Thursday, March 24, 2016

Blog 3

Journalism is the social work and work-craft, and profession  of reporting on the events, facts, and people that are the "news of the day," such that a society is "informed," to some degree. The medium varies, depending on the output format, but gathering, processing, and "dissemination", of news, and information related to news, goes to an audience. The word applies to the method of inquiring for news, the literary style which is used to disseminate it, and the activity  of journalism.
The media that journalism uses vary diversely and include: content published via newspapers and magazines, television and radio, and their digital media versions — news websites and applications.
In modern society, the news media is the chief supplier of information and opinion about public affairs. Journalism, however, is not always confined to the news media or to news itself, as journalistic communication may find its way into broader forms of expression, including literature and cinema. In some nations, the news media is controlled by government intervention, and is not a fully independent body.

In a democratic society, however, access to free information plays a central role in creating a system of checks and balance, and in distributing power equally amongst governments, businesses, individuals, and other social entities. Access to information about internet users gathered by independent media sources can be used to personalize users experience by what we call the "gate keeper" which are algorithms made by each company. They base these algorithms off of what you click on, share, your gender, age, location, and other demographics. These algorithms make so that we can only see things that we like or what we may be interested in. This may be a problem becasue what these algorithms do is basically putting us in our own little personalized bubble where we see only what companies think we want to see. In order to properly function as a democracy the citizens need to be able to share eachothers interests, build off of each other, and grow.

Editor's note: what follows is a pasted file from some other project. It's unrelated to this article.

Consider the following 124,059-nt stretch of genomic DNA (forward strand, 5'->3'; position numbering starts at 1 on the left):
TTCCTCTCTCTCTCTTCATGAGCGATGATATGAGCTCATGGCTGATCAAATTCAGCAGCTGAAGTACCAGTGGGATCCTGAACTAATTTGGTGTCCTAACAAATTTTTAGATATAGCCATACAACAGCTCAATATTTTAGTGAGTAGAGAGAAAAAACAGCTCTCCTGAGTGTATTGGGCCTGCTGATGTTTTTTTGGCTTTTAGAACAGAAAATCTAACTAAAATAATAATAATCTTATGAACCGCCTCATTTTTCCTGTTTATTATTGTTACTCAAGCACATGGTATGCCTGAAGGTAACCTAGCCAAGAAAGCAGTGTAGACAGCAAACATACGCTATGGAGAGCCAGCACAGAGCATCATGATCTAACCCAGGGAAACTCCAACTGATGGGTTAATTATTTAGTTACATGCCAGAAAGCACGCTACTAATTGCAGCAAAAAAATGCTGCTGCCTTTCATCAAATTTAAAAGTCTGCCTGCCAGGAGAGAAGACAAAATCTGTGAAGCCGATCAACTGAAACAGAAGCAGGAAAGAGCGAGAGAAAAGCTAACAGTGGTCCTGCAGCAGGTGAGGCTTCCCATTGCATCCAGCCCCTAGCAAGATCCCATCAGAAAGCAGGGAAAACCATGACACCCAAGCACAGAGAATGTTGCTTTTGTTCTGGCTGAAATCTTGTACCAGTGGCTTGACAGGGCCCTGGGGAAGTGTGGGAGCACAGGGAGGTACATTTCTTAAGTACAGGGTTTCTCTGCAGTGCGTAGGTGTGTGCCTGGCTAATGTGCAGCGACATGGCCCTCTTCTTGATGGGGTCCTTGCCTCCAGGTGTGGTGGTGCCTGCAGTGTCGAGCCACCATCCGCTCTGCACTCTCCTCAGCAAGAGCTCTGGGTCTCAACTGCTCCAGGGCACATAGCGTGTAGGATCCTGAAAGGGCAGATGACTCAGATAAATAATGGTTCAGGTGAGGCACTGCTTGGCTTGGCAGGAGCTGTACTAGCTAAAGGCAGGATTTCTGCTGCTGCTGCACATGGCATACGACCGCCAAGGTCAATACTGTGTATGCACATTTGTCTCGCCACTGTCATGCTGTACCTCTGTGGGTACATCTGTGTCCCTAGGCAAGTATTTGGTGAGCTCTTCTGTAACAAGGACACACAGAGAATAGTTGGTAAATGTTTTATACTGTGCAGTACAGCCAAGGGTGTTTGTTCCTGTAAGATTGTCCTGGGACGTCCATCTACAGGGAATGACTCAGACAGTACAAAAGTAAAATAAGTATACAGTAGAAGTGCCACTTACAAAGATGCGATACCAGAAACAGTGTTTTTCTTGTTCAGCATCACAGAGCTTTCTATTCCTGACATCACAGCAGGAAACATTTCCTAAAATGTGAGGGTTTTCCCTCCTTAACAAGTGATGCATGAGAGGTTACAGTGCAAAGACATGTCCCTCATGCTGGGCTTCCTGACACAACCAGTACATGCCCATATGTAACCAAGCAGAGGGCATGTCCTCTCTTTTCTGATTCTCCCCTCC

Wednesday, March 16, 2016

The Future of Journalism

        What I've come to learn about newspapers is that the era for newspapers seems to be slowly dying. I think newspapers will still be around maybe even 10 years from now, but just in reduced form: fewer delivery days per week and smaller staffs. In order for newspapers to be able to thrive I think they will have to do a number of things differently for one, they're going to have to put the web first and start reporting from multiple sources, especially the web. Another thing successful newspapers are doing is finding their own niche. Mass-broadcasting doesn't really work as well because people like to find stories that interests them most or that impact them directly. I believe the way to go is finding what your journalists find most interesting and specialize in just one category of news like politics, local news, or only sports news, etc. One more thing I believe would benefit not only newspapers, but all news sources is being able to communicate with readers. It doesn't make sense for readers to not be able to comment on news stories. Allowing people to comment on news will do 2 things; for one, it will connect people making them want to come back and see what others think and allow people to get emotionally connected to your stories. The second thing it will allow is criticism. If people don't like the story because of how it was written journalists will be able to take this criticism and improve their stories and maybe even enlighten them to write about different stories.